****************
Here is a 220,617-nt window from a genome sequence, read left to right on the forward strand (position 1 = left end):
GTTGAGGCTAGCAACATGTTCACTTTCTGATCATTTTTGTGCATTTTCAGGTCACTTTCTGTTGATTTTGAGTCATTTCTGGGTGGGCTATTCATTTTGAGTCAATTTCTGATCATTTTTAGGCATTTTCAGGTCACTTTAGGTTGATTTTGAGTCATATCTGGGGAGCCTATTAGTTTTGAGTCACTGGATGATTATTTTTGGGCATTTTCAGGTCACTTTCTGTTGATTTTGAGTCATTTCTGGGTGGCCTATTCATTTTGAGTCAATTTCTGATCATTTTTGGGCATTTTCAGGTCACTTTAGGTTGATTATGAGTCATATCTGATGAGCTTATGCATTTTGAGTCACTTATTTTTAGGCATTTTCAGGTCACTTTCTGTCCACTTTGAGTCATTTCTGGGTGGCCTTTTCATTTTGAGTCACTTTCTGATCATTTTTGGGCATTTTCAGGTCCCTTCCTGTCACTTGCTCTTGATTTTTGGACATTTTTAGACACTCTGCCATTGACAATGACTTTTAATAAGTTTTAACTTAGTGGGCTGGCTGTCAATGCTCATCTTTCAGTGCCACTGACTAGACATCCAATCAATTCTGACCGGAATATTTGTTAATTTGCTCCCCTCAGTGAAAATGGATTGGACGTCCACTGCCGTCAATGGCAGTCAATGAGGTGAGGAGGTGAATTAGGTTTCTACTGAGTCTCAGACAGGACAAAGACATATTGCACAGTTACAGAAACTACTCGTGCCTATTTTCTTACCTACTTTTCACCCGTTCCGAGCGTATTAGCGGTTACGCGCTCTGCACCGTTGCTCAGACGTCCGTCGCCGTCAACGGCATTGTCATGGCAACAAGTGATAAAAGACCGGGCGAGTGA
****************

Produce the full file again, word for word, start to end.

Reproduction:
Here is a 220,617-nt window from a genome sequence, read left to right on the forward strand (position 1 = left end):
GTTGAGGCTAGCAACATGTTCACTTTCTGATCATTTTTGTGCATTTTCAGGTCACTTTCTGTTGATTTTGAGTCATTTCTGGGTGGGCTATTCATTTTGAGTCAATTTCTGATCATTTTTAGGCATTTTCAGGTCACTTTAGGTTGATTTTGAGTCATATCTGGGGAGCCTATTAGTTTTGAGTCACTGGATGATTATTTTTGGGCATTTTCAGGTCACTTTCTGTTGATTTTGAGTCATTTCTGGGTGGCCTATTCATTTTGAGTCAATTTCTGATCATTTTTGGGCATTTTCAGGTCACTTTAGGTTGATTATGAGTCATATCTGATGAGCTTATGCATTTTGAGTCACTTATTTTTAGGCATTTTCAGGTCACTTTCTGTCCACTTTGAGTCATTTCTGGGTGGCCTTTTCATTTTGAGTCACTTTCTGATCATTTTTGGGCATTTTCAGGTCCCTTCCTGTCACTTGCTCTTGATTTTTGGACATTTTTAGACACTCTGCCATTGACAATGACTTTTAATAAGTTTTAACTTAGTGGGCTGGCTGTCAATGCTCATCTTTCAGTGCCACTGACTAGACATCCAATCAATTCTGACCGGAATATTTGTTAATTTGCTCCCCTCAGTGAAAATGGATTGGACGTCCACTGCCGTCAATGGCAGTCAATGAGGTGAGGAGGTGAATTAGGTTTCTACTGAGTCTCAGACAGGACAAAGACATATTGCACAGTTACAGAAACTACTCGTGCCTATTTTCTTACCTACTTTTCACCCGTTCCGAGCGTATTAGCGGTTACGCGCTCTGCACCGTTGCTCAGACGTCCGTCGCCGTCAACGGCATTGTCATGGCAACAAGTGATAAAAGACCGGGCGAGTGA